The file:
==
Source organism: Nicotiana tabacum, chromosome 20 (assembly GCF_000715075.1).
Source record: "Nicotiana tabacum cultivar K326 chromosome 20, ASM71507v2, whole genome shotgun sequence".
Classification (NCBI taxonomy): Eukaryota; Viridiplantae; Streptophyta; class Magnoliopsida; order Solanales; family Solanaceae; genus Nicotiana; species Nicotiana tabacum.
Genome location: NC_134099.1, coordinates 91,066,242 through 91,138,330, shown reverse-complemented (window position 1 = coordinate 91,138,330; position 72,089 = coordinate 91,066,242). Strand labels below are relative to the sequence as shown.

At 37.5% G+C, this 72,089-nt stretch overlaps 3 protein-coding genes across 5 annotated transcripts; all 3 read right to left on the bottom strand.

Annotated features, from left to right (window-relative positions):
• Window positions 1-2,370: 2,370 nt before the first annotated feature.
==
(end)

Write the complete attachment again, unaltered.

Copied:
Source organism: Nicotiana tabacum, chromosome 20 (assembly GCF_000715075.1).
Source record: "Nicotiana tabacum cultivar K326 chromosome 20, ASM71507v2, whole genome shotgun sequence".
Classification (NCBI taxonomy): Eukaryota; Viridiplantae; Streptophyta; class Magnoliopsida; order Solanales; family Solanaceae; genus Nicotiana; species Nicotiana tabacum.
Genome location: NC_134099.1, coordinates 91,066,242 through 91,138,330, shown reverse-complemented (window position 1 = coordinate 91,138,330; position 72,089 = coordinate 91,066,242). Strand labels below are relative to the sequence as shown.

At 37.5% G+C, this 72,089-nt stretch overlaps 3 protein-coding genes across 5 annotated transcripts; all 3 read right to left on the bottom strand.

Annotated features, from left to right (window-relative positions):
• Window positions 1-2,370: 2,370 nt before the first annotated feature.